On the face of it, Israel has accepted the sudden, mind-boggling disappearance of Ariel Sharon from the political map with maturity, stoicism and even something that looks suspiciously like indifference. From the look of things, Israel has come to terms with the black hole left by this man who has been virtually synonymous with Israeli politics, security and policy since the start of the millennium. Nothing, it would seem, could be simpler. If Ehud Olmert (or anyone else) would just smile a grandfatherly smile, twitch his nose like Sharon used to do, shrug off all accusations of corruption and say "I don't deal with that" - the black hole would soon fill up with the silt and ashes of oblivion. "Life must go on," you know. "There's no one who can't be replaced," etcetera, etcetera.
But it only seems that way. It is quite possible that the implications of Sharon's abrupt departure have not even begun to sink in. It is quite possible that what seems like "maturity, stoicism and even indifference," is only a delayed reaction of the kind you see in comedies, dramas and cartoons. What looks at first like stoic tranquillity and solemn acceptance of the barbs of fate, disintegrates into total breakdown when the penny finally drops.
This "delayed reaction" effect in the case of Sharon's disappearance is reflected almost graphically in the surveys: from almost anomalous support of his semi-private party, which only increased the deeper the man sank into a coma, to a drop in the polls with the onset of the awakening this week. No, not Sharon's awakening, but the late awakening of the public, which has begun to realize that this is not a lull in the battle or the proprietor taking a mid-day siesta, but something more like what Raymond Chandler calls the "Big Sleep."
It is precisely our slowness in awakening to this post-Sharon reality that shows what a huge space he occupied in our lives, for good or for bad - a space that was saved for him for weeks after he was gone. Because his influence was so broad, it was possible to keep on believing that he was still there, at his ranch or in the corridors of power. This explains the initial tide of support for Ehud Olmert, who was perceived at first, if only by force of inertia, as Sharon's stand-in in the literal sense, i.e., someone saving the space for him.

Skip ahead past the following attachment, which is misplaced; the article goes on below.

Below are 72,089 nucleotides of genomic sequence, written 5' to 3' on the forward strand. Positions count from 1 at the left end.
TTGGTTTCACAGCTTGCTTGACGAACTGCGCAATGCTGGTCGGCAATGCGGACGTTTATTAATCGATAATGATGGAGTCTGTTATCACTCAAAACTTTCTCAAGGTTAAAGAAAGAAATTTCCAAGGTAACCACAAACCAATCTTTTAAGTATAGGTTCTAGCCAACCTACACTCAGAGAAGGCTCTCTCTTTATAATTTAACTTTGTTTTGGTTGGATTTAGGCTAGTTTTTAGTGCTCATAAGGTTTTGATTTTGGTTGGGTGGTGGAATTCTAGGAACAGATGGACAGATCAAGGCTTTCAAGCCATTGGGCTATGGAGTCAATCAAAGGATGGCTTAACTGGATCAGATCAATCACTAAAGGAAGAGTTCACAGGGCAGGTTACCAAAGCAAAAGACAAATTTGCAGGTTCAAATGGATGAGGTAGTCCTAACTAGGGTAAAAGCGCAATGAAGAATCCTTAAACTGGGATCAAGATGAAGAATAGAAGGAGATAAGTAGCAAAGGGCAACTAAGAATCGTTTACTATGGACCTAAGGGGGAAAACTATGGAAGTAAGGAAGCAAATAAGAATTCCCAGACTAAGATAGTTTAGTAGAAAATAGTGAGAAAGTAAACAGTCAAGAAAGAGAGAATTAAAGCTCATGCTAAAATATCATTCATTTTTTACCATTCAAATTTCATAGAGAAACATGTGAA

But now that Olmert and other candidates are starting to fill this space, and the surveys are starting to reflect what the public is looking for in a candidate, perhaps now is the time to remind ourselves of the mind-set that brought Sharon to power in the first place, and made him so incredibly popular.
It wasn't the economy, it wasn't social distress, and it wasn't peace. For the most part, it was fear and despair. It was the need for shelter and protection in the most elementary and raw sense of the word that led the public to rally around Sharon for many long years. In fact, judging by the opinion polls, this is what the public is still looking for. Proof lies in the almost mathematical correlation between public support for political parties and politicians, and the amount of "security" they claim to provide. This week, for instance, the very idea of installing ex-general Ami Ayalon as chairman of the Labor party instead of citizen Amir Peretz boosted the party by at least six Knesset seats.
As orphans of Sharon, it is not the good life, integrity, the pursuit of peace or a healthy economy that we have lost. It is the sense of power and security (with the emphasis on "sense"). True, none of the three major parties are headed this time by retired generals, and all the agendas today's candidates are pushing appear to be civilian at the core.
But even in the elections of 2006, the face-off is between the cadre of officers huddling around Ehud Olmert, the collection of top brass Amir Peretz has managed to scrape together and the Don Quixote pretensions of "Mr. Terror" Netanyahu, who claims he will be "tougher on Hamas" than both barracks of officers combined.
A civilian agenda, like the rainbow, seems to get further away the closer you come. Israel, going on 60, is still at the same mental stage as the day it was born. It is still guided by raw, existential fear. It is still searching for the most elementary thing in human and national life: protection and shelter, preferably behind a nice brave soldier - the one with the biggest gun. Today, reflecting on our response to the rise of Hamas, it is hard to say whether existential dangers have shaped our primeval mentality or this mentality plays a role in cultivating those dangers.
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